CEOs tell senators: Time to regulate AI
Senators left Majority Leader Chuck Schumer's AI Insight Forum in D.C. Wednesday talking about an urgent need to pass legislation governing AI, while CEOs agreed that Washington must play a role.
Of note: After the closed-to-the-public meeting, Elon Musk said it was important for tech leaders to "have a referee" in Washington and suggested the meeting "may go down in history as very important to the future of civilization."
Why it matters: The event strengthened Washington's consensus that government must take a strong hand with the new technology — even as the likelihood of immediate action remained low.
- There are many more forums like Wednesday's on tap, and Congress is preoccupied with a looming partisan budget deadlock.
Driving the news: More than 60 senators showed up to the closed-door briefing — with Musk, Bill Gates, Sundar Pichai, Mark Zuckerberg and Sam Altman among 20 tech and civil society leaders in the room.
What they're saying: Schumer told reporters, "I asked everyone in the room, does government need to play a role in regulating AI? And every single person raised their hands, even though they had diverse views. That gives us a message — we have to try to act, as difficult as the process is."
In an interview with Axios after the event, Schumer said, "This is one of the most difficult issues Congress can ever deal with — it's so complicated, even [former Google CEO] Eric Schmidt said he doesn't understand the algorithms."
- "Government needs to act a whole lot faster than it ever has in the past," Sen. Gary Peters (D-Mich.) told Axios.
- Commerce Committee chair Sen. Maria Cantwell (D-Wash.) said AI legislation can get done in the next year, but Republican senators, including Mike Rounds of South Dakota, warned that Congress is not yet ready to legislate.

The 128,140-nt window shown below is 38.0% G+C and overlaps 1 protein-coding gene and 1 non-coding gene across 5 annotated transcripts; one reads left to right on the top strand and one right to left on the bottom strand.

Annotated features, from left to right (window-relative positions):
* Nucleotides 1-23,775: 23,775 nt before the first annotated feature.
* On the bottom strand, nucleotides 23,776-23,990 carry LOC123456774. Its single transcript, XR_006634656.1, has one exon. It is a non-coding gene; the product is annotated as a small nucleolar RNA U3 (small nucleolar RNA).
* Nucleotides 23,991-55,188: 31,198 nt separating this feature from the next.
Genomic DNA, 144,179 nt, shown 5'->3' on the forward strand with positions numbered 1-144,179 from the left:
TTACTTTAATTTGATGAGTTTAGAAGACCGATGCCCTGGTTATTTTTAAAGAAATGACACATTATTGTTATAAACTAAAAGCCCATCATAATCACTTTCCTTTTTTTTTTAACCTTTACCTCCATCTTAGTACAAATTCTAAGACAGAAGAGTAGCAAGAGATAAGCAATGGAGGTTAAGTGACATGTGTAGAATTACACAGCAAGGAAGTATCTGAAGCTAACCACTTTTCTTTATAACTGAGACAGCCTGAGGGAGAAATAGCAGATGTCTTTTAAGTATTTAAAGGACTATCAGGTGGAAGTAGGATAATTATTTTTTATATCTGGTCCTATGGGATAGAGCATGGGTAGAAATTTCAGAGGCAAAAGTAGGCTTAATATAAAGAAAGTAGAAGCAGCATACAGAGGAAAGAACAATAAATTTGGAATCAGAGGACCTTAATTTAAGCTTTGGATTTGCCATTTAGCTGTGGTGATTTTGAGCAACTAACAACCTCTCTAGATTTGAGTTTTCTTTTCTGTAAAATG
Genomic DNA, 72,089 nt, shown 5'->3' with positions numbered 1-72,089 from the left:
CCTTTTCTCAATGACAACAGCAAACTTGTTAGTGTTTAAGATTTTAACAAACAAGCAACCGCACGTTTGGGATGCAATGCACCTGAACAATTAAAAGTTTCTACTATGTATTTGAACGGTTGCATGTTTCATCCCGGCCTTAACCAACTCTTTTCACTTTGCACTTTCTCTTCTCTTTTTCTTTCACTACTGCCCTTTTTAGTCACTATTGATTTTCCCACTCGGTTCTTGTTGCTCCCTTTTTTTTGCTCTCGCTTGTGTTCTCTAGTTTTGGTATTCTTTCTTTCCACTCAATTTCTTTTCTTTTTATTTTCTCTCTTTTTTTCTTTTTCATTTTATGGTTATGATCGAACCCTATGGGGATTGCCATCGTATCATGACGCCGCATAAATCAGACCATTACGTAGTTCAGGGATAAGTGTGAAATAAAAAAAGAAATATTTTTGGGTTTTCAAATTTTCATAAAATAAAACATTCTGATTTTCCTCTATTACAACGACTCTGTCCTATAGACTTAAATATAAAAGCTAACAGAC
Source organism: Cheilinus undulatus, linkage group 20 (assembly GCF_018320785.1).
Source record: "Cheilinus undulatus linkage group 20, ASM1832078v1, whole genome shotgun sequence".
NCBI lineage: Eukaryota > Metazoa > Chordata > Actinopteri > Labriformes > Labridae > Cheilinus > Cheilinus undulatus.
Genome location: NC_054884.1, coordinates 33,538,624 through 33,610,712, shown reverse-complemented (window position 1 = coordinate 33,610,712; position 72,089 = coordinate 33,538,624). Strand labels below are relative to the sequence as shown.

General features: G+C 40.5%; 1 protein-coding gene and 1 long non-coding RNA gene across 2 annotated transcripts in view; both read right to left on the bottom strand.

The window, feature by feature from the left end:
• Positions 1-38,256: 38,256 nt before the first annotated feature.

- Schumer noted, "The EU went too fast, now they have to pull back," a reference to June changes to the bloc's draft AI Act to take account of generative AI advances.
What's next: Legislative work will ultimately happen in committee.
- Schumer told Axios he envisions AI following the same model as the CHIPS and Science Act, where legislation will be pursued in a bipartisan way and committees rely on scientific and technical information from the forums.
- Cantwell said the forum is speeding up her panel's process because they're gathering a lot of input from key players.
Yes, but: Schumer is facing criticism about the closed-door nature of the first event and the fact that senators couldn't ask questions directly to the CEOs.
- Sen. Josh Hawley (R-Mo.) urged that tech CEOs be required to testify in open hearings instead.
- "All of the senators are sitting there, and ask no questions, that's what's happening," Sen. Elizabeth Warren (D-Mass.) told reporters, urging an end to "special treatment" of big tech companies, and "a tech industry bill that addresses that head on."
Zoom in: One theme that emerged from senators and attendees was maintaining U.S. leadership on the global stage.
- "I believe it's better that the standard is set by American companies that can work with our government to shape these models on important issues," per the prepared remarks of Meta CEO Mark Zuckerberg.
- Zuckerberg has mounted that argument in various forms since 2019, sometimes directly referencing strategic competition from China.
Other notable parts of the forum, according to Schumer:
- CEOs said government funding is needed for "transformational" innovations that could help cure cancer, combat hunger or bolster national security.
- There was agreement that only government can put in the guardrails needed for "sustainable" innovation that negates harms like bias.
What's next: Schumer told Axios the next Senate AI forum will focus on how the government can encourage innovation to mitigate AI risks and unleash its potential.